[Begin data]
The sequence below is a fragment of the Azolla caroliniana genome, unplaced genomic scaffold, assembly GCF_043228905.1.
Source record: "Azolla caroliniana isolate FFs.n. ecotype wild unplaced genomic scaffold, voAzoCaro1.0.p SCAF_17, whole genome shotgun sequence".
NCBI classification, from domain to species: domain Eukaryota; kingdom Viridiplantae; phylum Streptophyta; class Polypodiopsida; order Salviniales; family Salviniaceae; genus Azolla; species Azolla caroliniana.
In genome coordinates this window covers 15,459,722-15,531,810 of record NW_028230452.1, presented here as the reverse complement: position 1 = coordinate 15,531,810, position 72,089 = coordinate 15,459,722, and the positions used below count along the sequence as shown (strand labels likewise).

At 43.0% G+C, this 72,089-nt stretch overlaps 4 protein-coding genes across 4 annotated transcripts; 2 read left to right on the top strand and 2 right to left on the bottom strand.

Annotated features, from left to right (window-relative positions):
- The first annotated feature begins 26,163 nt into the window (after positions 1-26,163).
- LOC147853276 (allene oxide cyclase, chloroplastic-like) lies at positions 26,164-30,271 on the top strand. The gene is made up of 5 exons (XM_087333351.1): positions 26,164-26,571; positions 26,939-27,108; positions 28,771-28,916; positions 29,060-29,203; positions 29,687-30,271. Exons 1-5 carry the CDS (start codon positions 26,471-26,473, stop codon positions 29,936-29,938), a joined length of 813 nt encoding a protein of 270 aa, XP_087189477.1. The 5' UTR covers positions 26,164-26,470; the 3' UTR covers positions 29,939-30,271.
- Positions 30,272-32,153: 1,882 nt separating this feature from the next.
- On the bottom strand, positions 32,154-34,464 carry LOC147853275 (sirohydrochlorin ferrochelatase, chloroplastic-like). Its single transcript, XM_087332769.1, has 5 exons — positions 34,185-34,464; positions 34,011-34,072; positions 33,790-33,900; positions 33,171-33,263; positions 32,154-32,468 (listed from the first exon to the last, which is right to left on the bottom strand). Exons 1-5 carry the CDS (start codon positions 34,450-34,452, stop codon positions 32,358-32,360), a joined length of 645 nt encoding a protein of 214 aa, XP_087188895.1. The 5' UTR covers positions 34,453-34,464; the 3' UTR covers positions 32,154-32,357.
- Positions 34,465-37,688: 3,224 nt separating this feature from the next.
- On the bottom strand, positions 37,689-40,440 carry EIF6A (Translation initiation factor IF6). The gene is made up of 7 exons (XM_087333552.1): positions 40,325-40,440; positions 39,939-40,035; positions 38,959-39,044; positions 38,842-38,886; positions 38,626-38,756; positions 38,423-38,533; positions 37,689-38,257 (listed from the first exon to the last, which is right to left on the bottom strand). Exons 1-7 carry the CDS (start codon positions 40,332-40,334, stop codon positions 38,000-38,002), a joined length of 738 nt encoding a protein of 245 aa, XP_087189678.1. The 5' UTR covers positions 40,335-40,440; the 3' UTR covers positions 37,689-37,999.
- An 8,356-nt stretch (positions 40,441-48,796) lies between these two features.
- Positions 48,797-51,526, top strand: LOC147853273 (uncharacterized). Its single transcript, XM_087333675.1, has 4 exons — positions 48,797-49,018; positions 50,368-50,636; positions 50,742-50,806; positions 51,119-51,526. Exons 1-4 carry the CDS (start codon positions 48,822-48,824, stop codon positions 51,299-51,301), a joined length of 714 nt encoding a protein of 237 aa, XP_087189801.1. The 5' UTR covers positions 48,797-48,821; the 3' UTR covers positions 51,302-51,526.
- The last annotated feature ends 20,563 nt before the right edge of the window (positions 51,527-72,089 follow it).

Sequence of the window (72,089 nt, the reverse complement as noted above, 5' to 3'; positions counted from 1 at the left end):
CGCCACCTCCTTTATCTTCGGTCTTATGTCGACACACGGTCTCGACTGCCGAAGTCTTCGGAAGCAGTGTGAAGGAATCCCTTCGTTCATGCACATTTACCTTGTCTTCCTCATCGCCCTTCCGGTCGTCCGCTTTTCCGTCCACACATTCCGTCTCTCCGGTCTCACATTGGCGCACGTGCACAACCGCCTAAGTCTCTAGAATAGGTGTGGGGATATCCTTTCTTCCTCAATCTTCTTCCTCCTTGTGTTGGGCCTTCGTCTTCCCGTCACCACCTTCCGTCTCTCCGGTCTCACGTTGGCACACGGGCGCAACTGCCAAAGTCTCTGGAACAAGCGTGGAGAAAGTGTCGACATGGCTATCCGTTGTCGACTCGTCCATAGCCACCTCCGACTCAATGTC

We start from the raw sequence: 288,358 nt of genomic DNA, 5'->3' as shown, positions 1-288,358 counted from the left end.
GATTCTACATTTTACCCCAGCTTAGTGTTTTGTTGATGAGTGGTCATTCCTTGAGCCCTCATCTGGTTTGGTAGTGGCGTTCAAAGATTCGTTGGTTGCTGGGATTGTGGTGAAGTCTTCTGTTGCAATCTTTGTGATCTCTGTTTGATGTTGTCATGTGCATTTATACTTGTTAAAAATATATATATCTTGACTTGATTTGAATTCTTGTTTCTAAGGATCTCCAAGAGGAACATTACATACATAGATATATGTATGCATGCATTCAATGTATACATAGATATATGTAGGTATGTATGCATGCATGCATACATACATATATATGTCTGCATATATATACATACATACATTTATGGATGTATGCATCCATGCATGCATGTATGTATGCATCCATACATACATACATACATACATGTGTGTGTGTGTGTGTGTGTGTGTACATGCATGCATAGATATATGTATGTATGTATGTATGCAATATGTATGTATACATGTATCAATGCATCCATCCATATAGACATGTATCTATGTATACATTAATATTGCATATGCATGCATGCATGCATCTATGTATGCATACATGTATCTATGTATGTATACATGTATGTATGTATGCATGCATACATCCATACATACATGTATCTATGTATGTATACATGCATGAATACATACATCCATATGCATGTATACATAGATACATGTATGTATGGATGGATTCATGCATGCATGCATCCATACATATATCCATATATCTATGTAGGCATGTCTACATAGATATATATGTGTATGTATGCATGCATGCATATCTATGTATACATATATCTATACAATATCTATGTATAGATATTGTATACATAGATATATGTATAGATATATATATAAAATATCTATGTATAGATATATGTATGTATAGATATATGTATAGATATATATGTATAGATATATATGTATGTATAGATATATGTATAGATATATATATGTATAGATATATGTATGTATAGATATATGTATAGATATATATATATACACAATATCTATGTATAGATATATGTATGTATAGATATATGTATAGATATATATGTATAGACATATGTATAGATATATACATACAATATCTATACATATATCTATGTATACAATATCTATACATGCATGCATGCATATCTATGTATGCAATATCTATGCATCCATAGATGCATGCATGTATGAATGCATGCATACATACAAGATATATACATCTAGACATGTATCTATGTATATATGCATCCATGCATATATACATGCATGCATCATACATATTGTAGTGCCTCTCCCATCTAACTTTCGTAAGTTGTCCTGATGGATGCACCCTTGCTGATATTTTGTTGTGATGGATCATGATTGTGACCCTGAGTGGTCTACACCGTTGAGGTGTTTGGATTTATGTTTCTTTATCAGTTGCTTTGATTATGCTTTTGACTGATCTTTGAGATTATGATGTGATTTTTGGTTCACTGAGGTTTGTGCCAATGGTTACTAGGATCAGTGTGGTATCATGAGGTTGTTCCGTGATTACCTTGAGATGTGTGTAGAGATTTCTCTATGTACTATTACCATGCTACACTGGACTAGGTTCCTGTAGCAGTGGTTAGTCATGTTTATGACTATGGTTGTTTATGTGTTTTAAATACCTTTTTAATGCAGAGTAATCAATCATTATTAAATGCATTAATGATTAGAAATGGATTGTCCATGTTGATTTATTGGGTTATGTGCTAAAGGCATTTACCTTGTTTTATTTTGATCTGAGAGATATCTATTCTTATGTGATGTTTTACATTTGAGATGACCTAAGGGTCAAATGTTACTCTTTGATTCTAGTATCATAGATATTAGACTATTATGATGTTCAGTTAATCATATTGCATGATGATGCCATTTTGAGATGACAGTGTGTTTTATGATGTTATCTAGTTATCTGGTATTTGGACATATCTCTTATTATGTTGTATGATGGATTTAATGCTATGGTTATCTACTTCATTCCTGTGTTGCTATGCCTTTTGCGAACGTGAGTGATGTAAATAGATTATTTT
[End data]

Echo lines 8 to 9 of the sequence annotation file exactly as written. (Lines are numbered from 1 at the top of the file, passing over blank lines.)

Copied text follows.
- LOC147853276 (allene oxide cyclase, chloroplastic-like) lies at positions 26,164-30,271 on the top strand. The gene is made up of 5 exons (XM_087333351.1): positions 26,164-26,571; positions 26,939-27,108; positions 28,771-28,916; positions 29,060-29,203; positions 29,687-30,271. Exons 1-5 carry the CDS (start codon positions 26,471-26,473, stop codon positions 29,936-29,938), a joined length of 813 nt encoding a protein of 270 aa, XP_087189477.1. The 5' UTR covers positions 26,164-26,470; the 3' UTR covers positions 29,939-30,271.
- Positions 30,272-32,153: 1,882 nt separating this feature from the next.